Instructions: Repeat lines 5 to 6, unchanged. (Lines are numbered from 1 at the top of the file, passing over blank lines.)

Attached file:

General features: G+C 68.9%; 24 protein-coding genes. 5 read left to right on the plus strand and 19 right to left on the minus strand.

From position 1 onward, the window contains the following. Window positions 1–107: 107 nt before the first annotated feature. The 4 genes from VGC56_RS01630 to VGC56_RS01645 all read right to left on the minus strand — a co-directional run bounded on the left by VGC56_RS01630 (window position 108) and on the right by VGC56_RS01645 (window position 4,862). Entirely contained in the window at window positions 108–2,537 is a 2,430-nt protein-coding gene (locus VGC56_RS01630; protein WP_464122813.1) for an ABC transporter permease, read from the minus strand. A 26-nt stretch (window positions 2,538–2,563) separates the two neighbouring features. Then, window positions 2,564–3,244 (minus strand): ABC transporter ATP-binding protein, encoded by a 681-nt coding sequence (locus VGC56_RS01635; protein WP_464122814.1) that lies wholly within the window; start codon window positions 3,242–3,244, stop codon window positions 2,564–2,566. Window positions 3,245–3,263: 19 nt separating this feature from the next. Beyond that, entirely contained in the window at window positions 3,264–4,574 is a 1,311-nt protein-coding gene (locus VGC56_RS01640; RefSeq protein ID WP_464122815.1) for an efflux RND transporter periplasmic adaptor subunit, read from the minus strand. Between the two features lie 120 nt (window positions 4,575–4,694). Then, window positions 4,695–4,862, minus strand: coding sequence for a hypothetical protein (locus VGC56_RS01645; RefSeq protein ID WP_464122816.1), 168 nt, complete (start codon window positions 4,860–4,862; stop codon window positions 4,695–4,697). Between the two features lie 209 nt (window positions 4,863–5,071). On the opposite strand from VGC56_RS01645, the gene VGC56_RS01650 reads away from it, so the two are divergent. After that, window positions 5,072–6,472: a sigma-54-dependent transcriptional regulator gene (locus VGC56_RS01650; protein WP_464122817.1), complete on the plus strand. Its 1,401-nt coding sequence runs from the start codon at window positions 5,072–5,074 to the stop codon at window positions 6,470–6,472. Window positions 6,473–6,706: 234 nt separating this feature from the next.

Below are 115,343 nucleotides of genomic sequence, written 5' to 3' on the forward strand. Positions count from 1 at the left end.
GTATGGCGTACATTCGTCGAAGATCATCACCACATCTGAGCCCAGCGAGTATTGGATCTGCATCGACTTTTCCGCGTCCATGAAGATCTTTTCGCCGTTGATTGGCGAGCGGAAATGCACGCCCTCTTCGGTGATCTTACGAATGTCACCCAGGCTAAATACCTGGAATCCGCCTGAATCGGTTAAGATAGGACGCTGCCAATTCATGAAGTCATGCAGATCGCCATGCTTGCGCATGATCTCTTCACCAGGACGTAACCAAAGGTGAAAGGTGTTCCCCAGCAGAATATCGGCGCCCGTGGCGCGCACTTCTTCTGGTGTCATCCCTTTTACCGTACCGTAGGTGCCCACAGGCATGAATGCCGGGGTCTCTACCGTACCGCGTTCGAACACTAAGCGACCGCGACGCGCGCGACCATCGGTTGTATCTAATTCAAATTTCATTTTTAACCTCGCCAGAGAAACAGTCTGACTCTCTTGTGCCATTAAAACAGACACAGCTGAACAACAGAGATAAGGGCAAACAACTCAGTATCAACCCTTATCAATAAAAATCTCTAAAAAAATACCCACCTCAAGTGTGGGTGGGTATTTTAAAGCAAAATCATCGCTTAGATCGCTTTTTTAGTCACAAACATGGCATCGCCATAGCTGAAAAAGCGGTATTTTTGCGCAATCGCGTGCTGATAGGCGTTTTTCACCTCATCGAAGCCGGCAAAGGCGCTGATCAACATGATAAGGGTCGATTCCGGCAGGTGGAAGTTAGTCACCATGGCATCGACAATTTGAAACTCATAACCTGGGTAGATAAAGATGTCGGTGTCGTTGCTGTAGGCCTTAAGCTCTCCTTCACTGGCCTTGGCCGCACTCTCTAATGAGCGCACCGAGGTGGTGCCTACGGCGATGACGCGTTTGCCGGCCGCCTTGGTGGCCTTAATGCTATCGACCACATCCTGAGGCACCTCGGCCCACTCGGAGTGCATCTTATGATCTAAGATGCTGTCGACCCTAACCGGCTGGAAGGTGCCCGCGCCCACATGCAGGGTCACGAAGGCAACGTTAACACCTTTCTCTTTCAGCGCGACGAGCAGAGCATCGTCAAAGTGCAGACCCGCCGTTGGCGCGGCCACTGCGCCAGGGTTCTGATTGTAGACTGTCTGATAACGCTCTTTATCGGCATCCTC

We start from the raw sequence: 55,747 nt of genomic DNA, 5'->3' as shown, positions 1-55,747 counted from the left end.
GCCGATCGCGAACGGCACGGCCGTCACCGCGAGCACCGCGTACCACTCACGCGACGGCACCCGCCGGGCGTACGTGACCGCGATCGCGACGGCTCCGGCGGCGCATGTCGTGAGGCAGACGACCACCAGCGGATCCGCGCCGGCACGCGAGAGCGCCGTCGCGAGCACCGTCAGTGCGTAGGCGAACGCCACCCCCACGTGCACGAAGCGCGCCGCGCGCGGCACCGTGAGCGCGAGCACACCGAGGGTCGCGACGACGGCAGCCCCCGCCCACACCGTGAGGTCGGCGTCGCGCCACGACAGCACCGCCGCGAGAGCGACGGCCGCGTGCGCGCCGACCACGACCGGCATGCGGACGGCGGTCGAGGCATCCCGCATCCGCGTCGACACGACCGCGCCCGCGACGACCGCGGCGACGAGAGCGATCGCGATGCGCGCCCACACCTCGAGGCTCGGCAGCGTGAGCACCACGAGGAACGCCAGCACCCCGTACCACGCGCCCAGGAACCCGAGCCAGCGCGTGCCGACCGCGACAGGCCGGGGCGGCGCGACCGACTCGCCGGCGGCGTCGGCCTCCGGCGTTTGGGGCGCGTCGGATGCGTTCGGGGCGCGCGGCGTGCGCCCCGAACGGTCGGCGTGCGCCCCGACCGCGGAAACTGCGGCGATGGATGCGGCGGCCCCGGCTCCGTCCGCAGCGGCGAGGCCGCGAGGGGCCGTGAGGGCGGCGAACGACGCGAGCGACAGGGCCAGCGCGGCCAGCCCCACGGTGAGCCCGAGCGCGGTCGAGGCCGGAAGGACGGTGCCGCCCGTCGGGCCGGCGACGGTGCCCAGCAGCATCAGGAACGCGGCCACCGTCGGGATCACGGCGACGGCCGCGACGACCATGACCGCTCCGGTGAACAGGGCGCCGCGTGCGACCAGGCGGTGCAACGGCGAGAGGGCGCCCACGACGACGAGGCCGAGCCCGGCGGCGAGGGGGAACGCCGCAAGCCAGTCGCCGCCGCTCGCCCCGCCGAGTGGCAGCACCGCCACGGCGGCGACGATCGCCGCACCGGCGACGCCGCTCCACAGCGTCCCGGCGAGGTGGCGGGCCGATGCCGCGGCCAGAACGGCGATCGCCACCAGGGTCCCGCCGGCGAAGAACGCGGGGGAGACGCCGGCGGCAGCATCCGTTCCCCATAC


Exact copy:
We start from the raw sequence: 55,747 nt of genomic DNA, 5'->3' as shown, positions 1-55,747 counted from the left end.
GCCGATCGCGAACGGCACGGCCGTCACCGCGAGCACCGCGTACCACTCACGCGACGGCACCCGCCGGGCGTACGTGACCGCGATCGCGACGGCTCCGGCGGCGCATGTCGTGAGGCAGACGACCACCAGCGGATCCGCGCCGGCACGCGAGAGCGCCGTCGCGAGCACCGTCAGTGCGTAGGCGAACGCCACCCCCACGTGCACGAAGCGCGCCGCGCGCGGCACCGTGAGCGCGAGCACACCGAGGGTCGCGACGACGGCAGCCCCCGCCCACACCGTGAGGTCGGCGTCGCGCCACGACAGCACCGCCGCGAGAGCGACGGCCGCGTGCGCGCCGACCACGACCGGCATGCGGACGGCGGTCGAGGCATCCCGCATCCGCGTCGACACGACCGCGCCCGCGACGACCGCGGCGACGAGAGCGATCGCGATGCGCGCCCACACCTCGAGGCTCGGCAGCGTGAGCACCACGAGGAACGCCAGCACCCCGTACCACGCGCCCAGGAACCCGAGCCAGCGCGTGCCGACCGCGACAGGCCGGGGCGGCGCGACCGACTCGCCGGCGGCGTCGGCCTCCGGCGTTTGGGGCGCGTCGGATGCGTTCGGGGCGCGCGGCGTGCGCCCCGAACGGTCGGCGTGCGCCCCGACCGCGGAAACTGCGGCGATGGATGCGGCGGCCCCGGCTCCGTCCGCAGCGGCGAGGCCGCGAGGGGCCGTGAGGGCGGCGAACGACGCGAGCGACAGGGCCAGCGCGGCCAGCCCCACGGTGAGCCCGAGCGCGGTCGAGGCCGGAAGGACGGTGCCGCCCGTCGGGCCGGCGACGGTGCCCAGCAGCATCAGGAACGCGGCCACCGTCGGGATCACGGCGACGGCCGCGACGACCATGACCGCTCCGGTGAACAGGGCGCCGCGTGCGACCAGGCGGTGCAACGGCGAGAGGGCGCCCACGACGACGAGGCCGAGCCCGGCGGCGAGGGGGAACGCCGCAAGCCAGTCGCCGCCGCTCGCCCCGCCGAGTGGCAGCACCGCCACGGCGGCGACGATCGCCGCACCGGCGACGCCGCTCCACAGCGTCCCGGCGAGGTGGCGGGCCGATGCCGCGGCCAGAACGGCGATCGCCACCAGGGTCCCGCCGGCGAAGAACGCGGGGGAGACGCCGGCGGCAGCATCCGTTCCCCATAC